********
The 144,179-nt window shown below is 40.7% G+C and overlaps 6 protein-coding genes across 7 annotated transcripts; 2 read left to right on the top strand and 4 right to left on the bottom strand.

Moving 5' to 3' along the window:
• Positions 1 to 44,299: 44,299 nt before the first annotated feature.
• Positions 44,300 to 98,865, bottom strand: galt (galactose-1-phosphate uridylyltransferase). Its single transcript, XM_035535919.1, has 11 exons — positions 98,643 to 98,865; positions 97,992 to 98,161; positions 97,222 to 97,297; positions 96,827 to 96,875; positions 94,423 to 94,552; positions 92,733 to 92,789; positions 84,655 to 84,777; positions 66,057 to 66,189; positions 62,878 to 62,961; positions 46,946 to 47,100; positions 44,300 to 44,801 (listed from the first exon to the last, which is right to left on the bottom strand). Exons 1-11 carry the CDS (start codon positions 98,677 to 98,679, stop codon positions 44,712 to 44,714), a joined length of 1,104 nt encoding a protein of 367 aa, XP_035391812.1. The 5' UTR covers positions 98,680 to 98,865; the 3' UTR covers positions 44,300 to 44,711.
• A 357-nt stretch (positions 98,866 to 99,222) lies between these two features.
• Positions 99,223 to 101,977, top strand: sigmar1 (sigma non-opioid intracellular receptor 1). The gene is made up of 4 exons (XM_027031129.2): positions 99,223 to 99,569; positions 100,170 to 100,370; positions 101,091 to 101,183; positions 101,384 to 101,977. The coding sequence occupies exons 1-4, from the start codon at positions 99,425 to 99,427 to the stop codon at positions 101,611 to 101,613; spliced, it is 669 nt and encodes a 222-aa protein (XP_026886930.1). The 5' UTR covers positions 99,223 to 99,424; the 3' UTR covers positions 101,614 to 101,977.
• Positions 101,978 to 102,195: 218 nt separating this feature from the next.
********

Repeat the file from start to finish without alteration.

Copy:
The 144,179-nt window shown below is 40.7% G+C and overlaps 6 protein-coding genes across 7 annotated transcripts; 2 read left to right on the top strand and 4 right to left on the bottom strand.

Moving 5' to 3' along the window:
• Positions 1 to 44,299: 44,299 nt before the first annotated feature.
• Positions 44,300 to 98,865, bottom strand: galt (galactose-1-phosphate uridylyltransferase). Its single transcript, XM_035535919.1, has 11 exons — positions 98,643 to 98,865; positions 97,992 to 98,161; positions 97,222 to 97,297; positions 96,827 to 96,875; positions 94,423 to 94,552; positions 92,733 to 92,789; positions 84,655 to 84,777; positions 66,057 to 66,189; positions 62,878 to 62,961; positions 46,946 to 47,100; positions 44,300 to 44,801 (listed from the first exon to the last, which is right to left on the bottom strand). Exons 1-11 carry the CDS (start codon positions 98,677 to 98,679, stop codon positions 44,712 to 44,714), a joined length of 1,104 nt encoding a protein of 367 aa, XP_035391812.1. The 5' UTR covers positions 98,680 to 98,865; the 3' UTR covers positions 44,300 to 44,711.
• A 357-nt stretch (positions 98,866 to 99,222) lies between these two features.
• Positions 99,223 to 101,977, top strand: sigmar1 (sigma non-opioid intracellular receptor 1). The gene is made up of 4 exons (XM_027031129.2): positions 99,223 to 99,569; positions 100,170 to 100,370; positions 101,091 to 101,183; positions 101,384 to 101,977. The coding sequence occupies exons 1-4, from the start codon at positions 99,425 to 99,427 to the stop codon at positions 101,611 to 101,613; spliced, it is 669 nt and encodes a 222-aa protein (XP_026886930.1). The 5' UTR covers positions 99,223 to 99,424; the 3' UTR covers positions 101,614 to 101,977.
• Positions 101,978 to 102,195: 218 nt separating this feature from the next.